# Thread: Finding the intervals . Urgent.

1. ## Finding the intervals . Urgent.

Determine the intervals where the function is increasing and where it is decreasing. (Select all that apply.)

Increasing: (e,) (-,e) (-,0) ∪ (e,) (0,) (-,) (-,0) (0,e)
Decreasing: (0,) (-,e) (0,e) (-,0) (-,0) ∪ (e,) (e,) (-,)

Determine the interval(s) where the function f(x) = x2e-x is increasing and where it is decreasing.

Increasing on: (Select all that apply.)
(-, 2) nowhere (-, ) (0, 2) (2, ) (0, )

Decreasing on: (Select all that apply.)

(-, 2) (-, 0) (-, ) nowhere (0, 2) (2, )

2. I would recommend that you start by graphing the function of a Ti-83 or higher. If that does not help please post again and I'll try to help more.

3. i dont have a graphing calc and this is due in 1 hr

4. Shazzam!!

Cool math .com - Online Graphing Calculator - Graph It!

A graphing calculator for you.

6. Dont you have to take the derivative of it first?

7. Answer these questions while looking at the graph for each one:

- Do I have a good picture of this function?
- Where is this function defined?
- Where are the maxima of this function?
- Where is the minima of this function?
- What is the end behavior
- On the left?
- On the right?

8. Just help me i havehalf hr gotta go sleep

9. I have helped you. I have a great deal of work as well, however it is against academic honesty to tell you the answers outright. I strongly recommended that you purchase a graphing calculator asap or discuss this with your teacher.

However, as you do not have a calculator you can use the point at which the derivative of these functions change signs to determine a maximum or minimum according to how the signs change (+ to - versus - to +). You can model the end behavior of logarithmic functions by finding the limits as x approaches zero and x approaches infinity. For the other problem I recommend finding the limits as x approaches positive or negative infinity.

10. There were 28 other problems tgat i solved myself but i need help on these cuz i am lost and dont have enuff time.

11. The second prob function is x^2 e^-x

12. Hello, djdownfawl!

I must assume that you know the basics of derivatives.

. . If $f'(x)$ is positive, the function is increasing.
. . If $f'(x)$ is negative, the function is decreasing.

Determine the interval(s) where the function is increasing and where it is decreasing.

. . $f(x) \:=\:\dfrac{\ln x}{x}$

First, we note that $\,x$ must be positive.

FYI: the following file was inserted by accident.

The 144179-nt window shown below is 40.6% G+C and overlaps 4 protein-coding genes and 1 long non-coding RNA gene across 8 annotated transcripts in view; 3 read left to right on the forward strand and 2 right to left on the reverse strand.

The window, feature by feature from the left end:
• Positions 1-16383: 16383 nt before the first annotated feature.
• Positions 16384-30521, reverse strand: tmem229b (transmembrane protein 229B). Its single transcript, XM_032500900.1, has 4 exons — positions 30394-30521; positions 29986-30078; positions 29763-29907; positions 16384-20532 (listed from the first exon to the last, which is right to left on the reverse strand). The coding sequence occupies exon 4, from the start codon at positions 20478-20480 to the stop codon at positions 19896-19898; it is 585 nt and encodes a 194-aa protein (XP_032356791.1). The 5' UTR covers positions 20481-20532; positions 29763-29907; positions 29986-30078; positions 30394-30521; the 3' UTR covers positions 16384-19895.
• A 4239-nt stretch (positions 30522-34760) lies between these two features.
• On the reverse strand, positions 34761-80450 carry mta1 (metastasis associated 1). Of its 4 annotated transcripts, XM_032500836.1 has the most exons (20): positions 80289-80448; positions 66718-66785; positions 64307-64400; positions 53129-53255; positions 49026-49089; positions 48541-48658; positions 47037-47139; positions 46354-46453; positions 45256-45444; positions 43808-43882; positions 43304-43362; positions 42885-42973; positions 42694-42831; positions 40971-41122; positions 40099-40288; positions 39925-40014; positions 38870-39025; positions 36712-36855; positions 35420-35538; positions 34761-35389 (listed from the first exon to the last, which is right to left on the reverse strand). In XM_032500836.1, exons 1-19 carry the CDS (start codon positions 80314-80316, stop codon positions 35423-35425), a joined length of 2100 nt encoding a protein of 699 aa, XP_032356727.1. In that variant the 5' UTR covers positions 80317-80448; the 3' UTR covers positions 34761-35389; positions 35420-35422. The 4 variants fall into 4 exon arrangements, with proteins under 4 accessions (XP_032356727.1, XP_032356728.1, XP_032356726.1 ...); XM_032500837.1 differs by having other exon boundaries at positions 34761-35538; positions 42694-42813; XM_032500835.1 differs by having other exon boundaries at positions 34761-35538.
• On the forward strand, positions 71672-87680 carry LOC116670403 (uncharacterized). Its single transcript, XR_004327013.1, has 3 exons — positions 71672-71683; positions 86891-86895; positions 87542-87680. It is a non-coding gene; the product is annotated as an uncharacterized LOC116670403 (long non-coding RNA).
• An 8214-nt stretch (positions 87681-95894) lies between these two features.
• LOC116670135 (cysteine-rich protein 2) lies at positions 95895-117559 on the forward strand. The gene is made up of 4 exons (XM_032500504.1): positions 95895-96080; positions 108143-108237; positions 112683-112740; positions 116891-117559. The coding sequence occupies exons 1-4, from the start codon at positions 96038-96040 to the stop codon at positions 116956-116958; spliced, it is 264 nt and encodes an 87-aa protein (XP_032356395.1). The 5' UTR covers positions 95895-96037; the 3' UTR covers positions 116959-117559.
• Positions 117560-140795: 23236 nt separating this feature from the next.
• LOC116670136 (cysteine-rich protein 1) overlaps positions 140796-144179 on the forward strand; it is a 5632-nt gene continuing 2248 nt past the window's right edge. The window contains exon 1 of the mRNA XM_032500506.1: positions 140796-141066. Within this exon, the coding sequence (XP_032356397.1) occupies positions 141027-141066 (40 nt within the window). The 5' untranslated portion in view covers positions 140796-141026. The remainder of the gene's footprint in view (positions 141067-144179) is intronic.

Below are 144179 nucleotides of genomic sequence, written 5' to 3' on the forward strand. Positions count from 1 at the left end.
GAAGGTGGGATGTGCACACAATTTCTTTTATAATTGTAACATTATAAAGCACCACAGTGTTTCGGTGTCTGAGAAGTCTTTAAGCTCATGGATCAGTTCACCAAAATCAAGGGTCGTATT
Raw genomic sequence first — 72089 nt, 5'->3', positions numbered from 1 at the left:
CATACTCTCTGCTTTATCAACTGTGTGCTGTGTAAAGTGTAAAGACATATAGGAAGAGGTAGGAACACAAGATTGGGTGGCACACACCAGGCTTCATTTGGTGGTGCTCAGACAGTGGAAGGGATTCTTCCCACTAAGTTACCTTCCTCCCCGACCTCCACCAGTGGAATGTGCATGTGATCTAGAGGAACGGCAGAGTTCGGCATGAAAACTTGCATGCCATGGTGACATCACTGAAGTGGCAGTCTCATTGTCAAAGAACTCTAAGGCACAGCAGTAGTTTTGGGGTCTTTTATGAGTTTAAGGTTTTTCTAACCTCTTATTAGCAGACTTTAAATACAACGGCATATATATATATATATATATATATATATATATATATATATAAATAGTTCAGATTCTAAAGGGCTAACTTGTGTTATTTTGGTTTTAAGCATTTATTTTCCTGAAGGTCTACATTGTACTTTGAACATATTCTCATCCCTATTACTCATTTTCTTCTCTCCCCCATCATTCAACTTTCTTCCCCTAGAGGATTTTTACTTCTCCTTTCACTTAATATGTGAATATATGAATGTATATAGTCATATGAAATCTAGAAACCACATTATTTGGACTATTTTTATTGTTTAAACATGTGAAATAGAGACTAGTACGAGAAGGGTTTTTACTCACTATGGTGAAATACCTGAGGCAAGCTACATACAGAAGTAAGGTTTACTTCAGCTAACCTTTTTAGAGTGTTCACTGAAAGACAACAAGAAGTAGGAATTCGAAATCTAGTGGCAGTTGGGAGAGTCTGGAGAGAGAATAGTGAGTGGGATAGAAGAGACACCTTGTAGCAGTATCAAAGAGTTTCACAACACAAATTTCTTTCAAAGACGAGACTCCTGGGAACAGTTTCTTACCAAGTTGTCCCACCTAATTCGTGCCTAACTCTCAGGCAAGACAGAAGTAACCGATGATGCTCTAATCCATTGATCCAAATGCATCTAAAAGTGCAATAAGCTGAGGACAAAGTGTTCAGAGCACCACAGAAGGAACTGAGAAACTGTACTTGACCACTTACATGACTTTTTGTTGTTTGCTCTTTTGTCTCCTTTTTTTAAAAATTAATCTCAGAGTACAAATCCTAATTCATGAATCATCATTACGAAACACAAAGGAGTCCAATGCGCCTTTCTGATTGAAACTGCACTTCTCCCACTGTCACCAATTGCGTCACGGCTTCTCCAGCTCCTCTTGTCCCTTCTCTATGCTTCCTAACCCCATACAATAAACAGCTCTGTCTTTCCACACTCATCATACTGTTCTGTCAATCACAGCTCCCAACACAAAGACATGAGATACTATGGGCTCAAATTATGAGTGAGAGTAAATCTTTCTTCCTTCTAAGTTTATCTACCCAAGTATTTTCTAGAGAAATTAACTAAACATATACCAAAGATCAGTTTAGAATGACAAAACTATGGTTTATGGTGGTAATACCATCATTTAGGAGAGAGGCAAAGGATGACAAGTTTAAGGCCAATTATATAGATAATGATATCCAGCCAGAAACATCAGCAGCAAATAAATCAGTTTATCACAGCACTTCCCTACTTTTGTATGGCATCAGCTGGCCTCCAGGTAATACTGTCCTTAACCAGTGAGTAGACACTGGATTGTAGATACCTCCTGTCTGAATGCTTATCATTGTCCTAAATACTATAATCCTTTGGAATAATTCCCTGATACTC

The derivative is: . $f'(x) \;=\;\dfrac{x(\frac{1}{x}) - 1\cdot\ln(x)}{x^2} \;=\;\dfrac{1-\ln x}{x^2}$

Increasing: we want $f'(x) > 0.$

We note that the denominator, $\,x^2$, is always positive.

So we want: . $1 - \ln x \:>\:0 \quad\Rightarrow\quad -\ln x \:>\:-1$

Multiply by $\text{-}1\!:\;\;\ln x \:<\:1 \quad\Rightarrow\quad x \:<\:e$

Therefore: . $\begin{Bmatrix}\text{Increasing:} & (0,\,e) \\ \\[-4mm] \text{Decreasing:} & (e,\,\infty) \end{Bmatrix}$

Determine the interval(s) where the function is increasing and where it is decreasing.

. . $f(x) \:=\:x^2e^{-x}$

The derivative is: . $f'(x) \;=\;x^2(\text{-}e^{-x}) + 2xe^{-x} \;=\;\dfrac{x(2-x}{e^x}$

The denominator is always positive.

The numerator is positive when the two factors are both positive or both negative.

. . Both positive: . $x > 0\,\text{ and }\,2-x\,>\,0$
. . . . . . . .Then: . $x > 0\,\text{ and }\,x \,<\,2 \quad\Rightarrow\quad (0,\,2)$

. . Both negative: . $x < 0\,\text{ and }\,2-x\,<\,0$
. . . . . . . . Then: . $x < 0\,\text{ and }\,x\,>\,2$ . . . impossible.

Therefore: . $\begin{Bmatrix}\text{Increasing:} & (0,\,2) \\ \text{Decreasing:} & (-\infty,\,0) \:\cup\:(2,\,\infty) \end{Bmatrix}$

13. Thank you for your reply and your time sir. But it was too late and my assignment got locked.

14. Originally Posted by djdownfawl
Thank you for your reply and your time sir. But it was too late and my assignment got locked.
Teachers expect questions that form part of an assessment that contributes towards the final grade of a student to be the work of that student and not the work of others.

Originally Posted by Soroban
Hello, djdownfawl!

I must assume that you know the basics of derivatives.

. . If $f'(x)$ is positive, the function is increasing.
. . If $f'(x)$ is negative, the function is decreasing.

First, we note that $\,x$ must be positive.

The derivative is: . $f'(x) \;=\;\dfrac{x(\frac{1}{x}) - 1\cdot\ln(x)}{x^2} \;=\;\dfrac{1-\ln x}{x^2}$

Increasing: we want $f'(x) > 0.$

We note that the denominator, $\,x^2$, is always positive.

So we want: . $1 - \ln x \:>\:0 \quad\Rightarrow\quad -\ln x \:>\:-1$

Multiply by $\text{-}1\!:\;\;\ln x \:<\:1 \quad\Rightarrow\quad x \:<\:e$

Therefore: . $\begin{Bmatrix}\text{Increasing:} & (0,\,e) \\ \\[-4mm] \text{Decreasing:} & (e,\,\infty) \end{Bmatrix}$

The derivative is: . $f'(x) \;=\;x^2(\text{-}e^{-x}) + 2xe^{-x} \;=\;\dfrac{x(2-x}{e^x}$

The denominator is always positive.

The numerator is positive when the two factors are both positive or both negative.

. . Both positive: . $x > 0\,\text{ and }\,2-x\,>\,0$
. . . . . . . .Then: . $x > 0\,\text{ and }\,x \,<\,2 \quad\Rightarrow\quad (0,\,2)$

. . Both negative: . $x < 0\,\text{ and }\,2-x\,<\,0$
. . . . . . . . Then: . $x < 0\,\text{ and }\,x\,>\,2$ . . . impossible.

Therefore: . $\begin{Bmatrix}\text{Increasing:} & (0,\,2) \\ \text{Decreasing:} & (-\infty,\,0) \:\cup\2,\,\infty) \end{Bmatrix} " alt="\begin{Bmatrix}\text{Increasing:} & (0,\,2) \\ \text{Decreasing:} & (-\infty,\,0) \:\cup\2,\,\infty) \end{Bmatrix} " />
A shame the assignment got locked. Soroban would have got full marks.